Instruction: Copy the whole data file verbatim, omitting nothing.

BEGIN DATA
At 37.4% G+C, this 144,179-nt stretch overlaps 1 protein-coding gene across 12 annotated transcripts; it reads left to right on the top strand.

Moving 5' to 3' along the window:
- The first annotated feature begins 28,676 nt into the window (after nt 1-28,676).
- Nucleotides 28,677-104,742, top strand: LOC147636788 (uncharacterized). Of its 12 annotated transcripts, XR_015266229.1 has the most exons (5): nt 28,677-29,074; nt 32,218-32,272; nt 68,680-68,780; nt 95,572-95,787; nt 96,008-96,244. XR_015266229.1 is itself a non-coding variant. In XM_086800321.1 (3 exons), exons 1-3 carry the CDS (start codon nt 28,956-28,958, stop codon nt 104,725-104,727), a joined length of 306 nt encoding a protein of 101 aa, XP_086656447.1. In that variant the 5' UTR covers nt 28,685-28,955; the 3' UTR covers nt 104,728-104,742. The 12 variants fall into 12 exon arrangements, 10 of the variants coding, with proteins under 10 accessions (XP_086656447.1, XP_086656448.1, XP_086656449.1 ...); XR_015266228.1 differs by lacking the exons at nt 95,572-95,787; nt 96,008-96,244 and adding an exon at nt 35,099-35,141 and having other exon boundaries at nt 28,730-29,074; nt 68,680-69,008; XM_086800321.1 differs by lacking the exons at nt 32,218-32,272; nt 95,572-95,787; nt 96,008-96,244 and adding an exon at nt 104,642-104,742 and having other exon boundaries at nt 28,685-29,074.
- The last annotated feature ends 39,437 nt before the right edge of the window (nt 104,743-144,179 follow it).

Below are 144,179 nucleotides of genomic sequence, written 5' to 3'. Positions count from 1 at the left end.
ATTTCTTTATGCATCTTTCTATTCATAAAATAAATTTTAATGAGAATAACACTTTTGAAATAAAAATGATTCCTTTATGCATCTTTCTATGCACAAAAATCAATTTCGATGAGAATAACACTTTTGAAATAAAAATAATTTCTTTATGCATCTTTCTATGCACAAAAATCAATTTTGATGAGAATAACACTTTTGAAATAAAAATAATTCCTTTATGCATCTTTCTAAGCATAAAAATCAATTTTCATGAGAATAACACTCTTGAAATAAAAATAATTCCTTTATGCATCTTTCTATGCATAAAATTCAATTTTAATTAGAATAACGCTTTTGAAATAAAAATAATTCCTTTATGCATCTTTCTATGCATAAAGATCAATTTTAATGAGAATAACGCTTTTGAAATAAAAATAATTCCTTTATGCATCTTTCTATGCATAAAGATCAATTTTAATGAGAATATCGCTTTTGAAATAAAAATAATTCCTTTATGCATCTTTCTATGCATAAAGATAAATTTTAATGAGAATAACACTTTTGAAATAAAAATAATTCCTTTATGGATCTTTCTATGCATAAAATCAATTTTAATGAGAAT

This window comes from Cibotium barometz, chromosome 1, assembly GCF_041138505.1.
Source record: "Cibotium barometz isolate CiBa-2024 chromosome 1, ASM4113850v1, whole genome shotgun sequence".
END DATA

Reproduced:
At 37.4% G+C, this 144,179-nt stretch overlaps 1 protein-coding gene across 12 annotated transcripts; it reads left to right on the top strand.

Moving 5' to 3' along the window:
- The first annotated feature begins 28,676 nt into the window (after nt 1-28,676).
- Nucleotides 28,677-104,742, top strand: LOC147636788 (uncharacterized). Of its 12 annotated transcripts, XR_015266229.1 has the most exons (5): nt 28,677-29,074; nt 32,218-32,272; nt 68,680-68,780; nt 95,572-95,787; nt 96,008-96,244. XR_015266229.1 is itself a non-coding variant. In XM_086800321.1 (3 exons), exons 1-3 carry the CDS (start codon nt 28,956-28,958, stop codon nt 104,725-104,727), a joined length of 306 nt encoding a protein of 101 aa, XP_086656447.1. In that variant the 5' UTR covers nt 28,685-28,955; the 3' UTR covers nt 104,728-104,742. The 12 variants fall into 12 exon arrangements, 10 of the variants coding, with proteins under 10 accessions (XP_086656447.1, XP_086656448.1, XP_086656449.1 ...); XR_015266228.1 differs by lacking the exons at nt 95,572-95,787; nt 96,008-96,244 and adding an exon at nt 35,099-35,141 and having other exon boundaries at nt 28,730-29,074; nt 68,680-69,008; XM_086800321.1 differs by lacking the exons at nt 32,218-32,272; nt 95,572-95,787; nt 96,008-96,244 and adding an exon at nt 104,642-104,742 and having other exon boundaries at nt 28,685-29,074.
- The last annotated feature ends 39,437 nt before the right edge of the window (nt 104,743-144,179 follow it).

Below are 144,179 nucleotides of genomic sequence, written 5' to 3'. Positions count from 1 at the left end.
ATTTCTTTATGCATCTTTCTATTCATAAAATAAATTTTAATGAGAATAACACTTTTGAAATAAAAATGATTCCTTTATGCATCTTTCTATGCACAAAAATCAATTTCGATGAGAATAACACTTTTGAAATAAAAATAATTTCTTTATGCATCTTTCTATGCACAAAAATCAATTTTGATGAGAATAACACTTTTGAAATAAAAATAATTCCTTTATGCATCTTTCTAAGCATAAAAATCAATTTTCATGAGAATAACACTCTTGAAATAAAAATAATTCCTTTATGCATCTTTCTATGCATAAAATTCAATTTTAATTAGAATAACGCTTTTGAAATAAAAATAATTCCTTTATGCATCTTTCTATGCATAAAGATCAATTTTAATGAGAATAACGCTTTTGAAATAAAAATAATTCCTTTATGCATCTTTCTATGCATAAAGATCAATTTTAATGAGAATATCGCTTTTGAAATAAAAATAATTCCTTTATGCATCTTTCTATGCATAAAGATAAATTTTAATGAGAATAACACTTTTGAAATAAAAATAATTCCTTTATGGATCTTTCTATGCATAAAATCAATTTTAATGAGAAT

This window comes from Cibotium barometz, chromosome 1, assembly GCF_041138505.1.
Source record: "Cibotium barometz isolate CiBa-2024 chromosome 1, ASM4113850v1, whole genome shotgun sequence".